2006 was fifth warmest year on record
February 13, 2007
According to Dr. James Hansen, Director of NASA's Goddard Institute for Space Studies, "2007 is likely to see warmer temperatures than 2006 and could prove to be the warmest on record, thanks to an El Niño and continued emissions of greenhouse gases." Atmospheric levels of carbon dioxide are currently at their highest levels in at least 650,000 years.
Accompanying the announcement, NASA's Goddard Institute for Space Studies, released a global map showing temperature anomalies during 2006, blue being the coolest and red being the warmest. NASA also published a graph that tracks mean global temperatures compared to the 1951 to 1980 mean. The graph shows a steady increase in temperatures since the late 1970s.
Courtesy of NASA's Goddard Institute for Space Studies
Global warming report released in Paris. The Intergovernmental Panel on Climate Change (IPCC) officially unveiled its long-waited report on global climate change. The report was produced by some 600 authors from 40 countries and representatives from 113 governments reviewed and signed off on the report the course of this week.
2006 is third warmest year on record for the United States. 2006 will likely go down as the third warmest year on record for the United States according to scientists at NOAA's National Climatic Data Center (NCDC) in Asheville, North Carolina. Globally, 2006 will have the sixth highest annual global temperature since record keeping began in 1880 NCDC says that the 2006 annual average temperature for the contiguous United States (based on preliminary data) will likely be 2F (1.1C) above the 20th century mean, making 2006 the third warmest year on record, just cooler than 1998 and 1934. 2006 has been a record year for wildfires which researchers say will continue to increase in frequency and intensity as climate continues to warm.
2006 is sixth warmest year, but hurricanes below average. 2006 will be the sixth-warmest year on record according to the World Meteorological Organization (WHO). The United Nations weather agency said the ten hottest years have all occurred in the past 12 years. 2005 was the warmest year since record keeping began 150 years ago, according to the agency.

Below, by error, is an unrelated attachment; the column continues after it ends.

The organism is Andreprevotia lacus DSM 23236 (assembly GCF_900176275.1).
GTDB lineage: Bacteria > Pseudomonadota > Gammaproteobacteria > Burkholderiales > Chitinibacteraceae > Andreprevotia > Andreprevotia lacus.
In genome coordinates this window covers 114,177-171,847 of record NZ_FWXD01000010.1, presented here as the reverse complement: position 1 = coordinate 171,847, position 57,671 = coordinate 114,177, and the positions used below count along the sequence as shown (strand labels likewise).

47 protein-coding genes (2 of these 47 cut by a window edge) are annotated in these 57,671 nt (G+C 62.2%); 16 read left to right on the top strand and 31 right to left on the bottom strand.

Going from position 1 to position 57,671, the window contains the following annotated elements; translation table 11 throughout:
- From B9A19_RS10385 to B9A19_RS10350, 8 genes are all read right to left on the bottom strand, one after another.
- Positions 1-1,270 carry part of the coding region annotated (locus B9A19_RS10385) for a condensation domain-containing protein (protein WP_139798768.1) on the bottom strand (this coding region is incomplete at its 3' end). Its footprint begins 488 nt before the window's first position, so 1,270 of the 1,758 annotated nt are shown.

Carbon dioxide level highest in 650,000 years. Carbon dioxide levels are now 27 percent higher than at any point in the last 650,000 years, according to research into Antarctic ice cores published on Thursday in Science. Analysis of carbon dioxide in the ancient Antarctic ice showed that at no point in the past 650,000 years did levels approach today's carbon dioxide concentrations of around 380 parts per million (ppm). The Intergovernmental Panel on Climate Change (IPCC) projects that atmospheric carbon dioxide levels could reach 450-550 ppm by 2050, possibly resulting in higher temperatures and rising sea levels (see "Ocean levels rising twice as fast"). There is fear that climate change could create a class of environmental refugees displaced from their homes by rising oceans, increasingly catastrophic weather, and expanding deserts.
This article uses quotes and information from a NASA news release.